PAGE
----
An increase in the pay of doctors and teachers, investment in equipment and similar financial measures are necessary if we are to resolve the problems that have arisen, but these measures alone will be insufficient. The quality of educational and medical services depends not so much on the level of employees’ pay as upon improvements in the operation of the systems involved. Reform of the social sector will not be achieved by an increase in budgetary allocations alone.

An increase in funding that is not accompanied by structural reforms can even produce negative results. An increase in salaries can lead not to the renewal but to the continued employment of doctors and teachers whose qualifications have become out of date and who would not provide better care or better teaching even if their salaries were doubled. An increase in expenditure on equipment often means that it is procured at inflated prices or that equipment is purchased that is not essential for hospitals or laboratories. By analogy, an increase in the funding of the housing sector, given the current degree of monopoly in the market for housing services, will make for an increase in prices and enrichment of local monopoly holders.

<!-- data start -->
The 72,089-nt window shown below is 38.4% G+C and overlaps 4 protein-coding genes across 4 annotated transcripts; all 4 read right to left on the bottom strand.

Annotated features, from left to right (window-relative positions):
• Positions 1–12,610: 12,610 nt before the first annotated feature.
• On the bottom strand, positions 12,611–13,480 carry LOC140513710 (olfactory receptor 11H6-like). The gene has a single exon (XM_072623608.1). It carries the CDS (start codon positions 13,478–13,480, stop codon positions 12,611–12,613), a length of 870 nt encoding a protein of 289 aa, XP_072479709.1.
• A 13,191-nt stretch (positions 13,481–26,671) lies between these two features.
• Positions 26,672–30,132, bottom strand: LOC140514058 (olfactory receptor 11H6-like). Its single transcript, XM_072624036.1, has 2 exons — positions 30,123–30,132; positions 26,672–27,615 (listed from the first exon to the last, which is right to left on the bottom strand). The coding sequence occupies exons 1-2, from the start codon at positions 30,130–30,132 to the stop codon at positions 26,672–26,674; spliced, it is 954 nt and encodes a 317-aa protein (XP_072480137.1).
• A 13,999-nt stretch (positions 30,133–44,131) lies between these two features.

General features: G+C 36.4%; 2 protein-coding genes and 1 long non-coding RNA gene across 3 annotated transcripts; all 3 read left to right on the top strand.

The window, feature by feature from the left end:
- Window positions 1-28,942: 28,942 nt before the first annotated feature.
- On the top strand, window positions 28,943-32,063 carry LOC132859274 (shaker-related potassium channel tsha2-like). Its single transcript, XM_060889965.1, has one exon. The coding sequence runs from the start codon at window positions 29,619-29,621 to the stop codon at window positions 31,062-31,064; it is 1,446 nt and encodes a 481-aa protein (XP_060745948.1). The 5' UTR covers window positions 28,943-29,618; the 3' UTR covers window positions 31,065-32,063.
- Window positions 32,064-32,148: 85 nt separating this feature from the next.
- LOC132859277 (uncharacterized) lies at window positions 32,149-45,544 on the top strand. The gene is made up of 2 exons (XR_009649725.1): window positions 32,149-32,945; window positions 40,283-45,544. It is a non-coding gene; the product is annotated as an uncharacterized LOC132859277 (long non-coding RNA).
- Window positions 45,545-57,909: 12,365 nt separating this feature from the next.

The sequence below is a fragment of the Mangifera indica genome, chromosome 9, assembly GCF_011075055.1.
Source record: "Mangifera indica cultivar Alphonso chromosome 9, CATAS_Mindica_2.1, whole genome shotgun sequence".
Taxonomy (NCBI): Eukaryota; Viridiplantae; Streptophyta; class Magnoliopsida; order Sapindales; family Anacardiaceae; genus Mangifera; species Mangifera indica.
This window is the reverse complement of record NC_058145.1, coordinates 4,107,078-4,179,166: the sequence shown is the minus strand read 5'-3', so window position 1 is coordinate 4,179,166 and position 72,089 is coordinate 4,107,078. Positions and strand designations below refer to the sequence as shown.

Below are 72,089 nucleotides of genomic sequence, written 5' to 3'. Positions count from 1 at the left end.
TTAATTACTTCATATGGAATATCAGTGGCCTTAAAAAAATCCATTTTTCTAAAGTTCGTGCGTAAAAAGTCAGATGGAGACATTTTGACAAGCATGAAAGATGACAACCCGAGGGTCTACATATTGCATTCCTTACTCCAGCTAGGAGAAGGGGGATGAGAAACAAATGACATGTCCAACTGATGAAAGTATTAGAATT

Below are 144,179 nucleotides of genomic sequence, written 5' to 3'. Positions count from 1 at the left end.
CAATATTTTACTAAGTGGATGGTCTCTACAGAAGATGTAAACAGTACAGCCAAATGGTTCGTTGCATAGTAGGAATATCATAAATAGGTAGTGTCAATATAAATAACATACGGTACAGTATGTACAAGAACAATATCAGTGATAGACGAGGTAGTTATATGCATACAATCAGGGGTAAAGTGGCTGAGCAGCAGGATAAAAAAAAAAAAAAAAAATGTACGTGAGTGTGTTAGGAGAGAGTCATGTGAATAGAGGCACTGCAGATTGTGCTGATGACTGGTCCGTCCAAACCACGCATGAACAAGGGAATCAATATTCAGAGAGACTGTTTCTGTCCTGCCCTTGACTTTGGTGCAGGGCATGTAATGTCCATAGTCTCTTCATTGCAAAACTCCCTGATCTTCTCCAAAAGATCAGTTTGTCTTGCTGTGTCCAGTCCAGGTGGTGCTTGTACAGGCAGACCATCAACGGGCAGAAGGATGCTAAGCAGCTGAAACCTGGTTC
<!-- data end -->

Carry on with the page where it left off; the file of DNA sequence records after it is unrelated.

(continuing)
This means that the increase in funding for the human capital sectors in the 2000s must be viewed as being only the first and by no means the most important step towards their improvement. Above all, we need institutional reforms, and funding should follow only once these reforms have been implemented. This must be the guiding principle of any policy for the formation of a model for the development of human capital in the present day.